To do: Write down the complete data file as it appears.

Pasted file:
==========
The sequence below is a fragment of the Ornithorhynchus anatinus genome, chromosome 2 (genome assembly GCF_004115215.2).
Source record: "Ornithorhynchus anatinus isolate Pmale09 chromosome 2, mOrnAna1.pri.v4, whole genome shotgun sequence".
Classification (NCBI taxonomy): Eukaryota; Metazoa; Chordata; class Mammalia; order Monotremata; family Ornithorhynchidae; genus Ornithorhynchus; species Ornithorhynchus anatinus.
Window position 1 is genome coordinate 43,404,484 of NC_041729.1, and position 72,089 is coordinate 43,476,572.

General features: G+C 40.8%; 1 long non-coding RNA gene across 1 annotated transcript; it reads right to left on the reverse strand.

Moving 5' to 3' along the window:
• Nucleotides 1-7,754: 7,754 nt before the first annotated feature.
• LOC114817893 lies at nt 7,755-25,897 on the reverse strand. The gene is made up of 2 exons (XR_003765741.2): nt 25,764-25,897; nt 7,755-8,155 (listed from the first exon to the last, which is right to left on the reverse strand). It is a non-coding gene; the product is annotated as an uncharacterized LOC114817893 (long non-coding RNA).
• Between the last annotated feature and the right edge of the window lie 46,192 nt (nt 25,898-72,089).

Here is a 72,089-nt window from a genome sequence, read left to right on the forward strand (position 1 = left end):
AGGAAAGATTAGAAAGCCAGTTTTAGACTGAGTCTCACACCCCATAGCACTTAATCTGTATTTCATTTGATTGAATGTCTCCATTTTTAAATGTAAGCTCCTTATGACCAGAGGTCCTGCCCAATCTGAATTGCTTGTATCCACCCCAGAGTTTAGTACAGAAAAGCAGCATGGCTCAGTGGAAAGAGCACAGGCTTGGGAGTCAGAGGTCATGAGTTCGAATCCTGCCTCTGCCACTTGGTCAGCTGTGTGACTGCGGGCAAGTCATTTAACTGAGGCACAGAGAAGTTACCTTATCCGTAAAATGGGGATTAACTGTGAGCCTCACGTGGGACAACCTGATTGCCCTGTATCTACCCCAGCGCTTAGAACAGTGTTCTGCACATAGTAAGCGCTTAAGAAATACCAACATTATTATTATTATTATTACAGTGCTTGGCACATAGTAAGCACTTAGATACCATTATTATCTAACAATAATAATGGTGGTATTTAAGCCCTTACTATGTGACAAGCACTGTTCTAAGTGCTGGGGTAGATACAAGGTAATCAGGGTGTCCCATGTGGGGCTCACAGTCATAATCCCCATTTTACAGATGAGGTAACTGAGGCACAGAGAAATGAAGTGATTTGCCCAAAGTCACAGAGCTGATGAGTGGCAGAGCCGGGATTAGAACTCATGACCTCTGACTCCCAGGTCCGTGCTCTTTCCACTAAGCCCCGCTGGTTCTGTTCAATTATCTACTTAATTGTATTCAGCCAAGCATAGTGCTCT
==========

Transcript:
The sequence below is a fragment of the Ornithorhynchus anatinus genome, chromosome 2 (genome assembly GCF_004115215.2).
Source record: "Ornithorhynchus anatinus isolate Pmale09 chromosome 2, mOrnAna1.pri.v4, whole genome shotgun sequence".
Classification (NCBI taxonomy): Eukaryota; Metazoa; Chordata; class Mammalia; order Monotremata; family Ornithorhynchidae; genus Ornithorhynchus; species Ornithorhynchus anatinus.
Window position 1 is genome coordinate 43,404,484 of NC_041729.1, and position 72,089 is coordinate 43,476,572.

General features: G+C 40.8%; 1 long non-coding RNA gene across 1 annotated transcript; it reads right to left on the reverse strand.

Moving 5' to 3' along the window:
• Nucleotides 1-7,754: 7,754 nt before the first annotated feature.
• LOC114817893 lies at nt 7,755-25,897 on the reverse strand. The gene is made up of 2 exons (XR_003765741.2): nt 25,764-25,897; nt 7,755-8,155 (listed from the first exon to the last, which is right to left on the reverse strand). It is a non-coding gene; the product is annotated as an uncharacterized LOC114817893 (long non-coding RNA).
• Between the last annotated feature and the right edge of the window lie 46,192 nt (nt 25,898-72,089).

Here is a 72,089-nt window from a genome sequence, read left to right on the forward strand (position 1 = left end):
AGGAAAGATTAGAAAGCCAGTTTTAGACTGAGTCTCACACCCCATAGCACTTAATCTGTATTTCATTTGATTGAATGTCTCCATTTTTAAATGTAAGCTCCTTATGACCAGAGGTCCTGCCCAATCTGAATTGCTTGTATCCACCCCAGAGTTTAGTACAGAAAAGCAGCATGGCTCAGTGGAAAGAGCACAGGCTTGGGAGTCAGAGGTCATGAGTTCGAATCCTGCCTCTGCCACTTGGTCAGCTGTGTGACTGCGGGCAAGTCATTTAACTGAGGCACAGAGAAGTTACCTTATCCGTAAAATGGGGATTAACTGTGAGCCTCACGTGGGACAACCTGATTGCCCTGTATCTACCCCAGCGCTTAGAACAGTGTTCTGCACATAGTAAGCGCTTAAGAAATACCAACATTATTATTATTATTATTACAGTGCTTGGCACATAGTAAGCACTTAGATACCATTATTATCTAACAATAATAATGGTGGTATTTAAGCCCTTACTATGTGACAAGCACTGTTCTAAGTGCTGGGGTAGATACAAGGTAATCAGGGTGTCCCATGTGGGGCTCACAGTCATAATCCCCATTTTACAGATGAGGTAACTGAGGCACAGAGAAATGAAGTGATTTGCCCAAAGTCACAGAGCTGATGAGTGGCAGAGCCGGGATTAGAACTCATGACCTCTGACTCCCAGGTCCGTGCTCTTTCCACTAAGCCCCGCTGGTTCTGTTCAATTATCTACTTAATTGTATTCAGCCAAGCATAGTGCTCT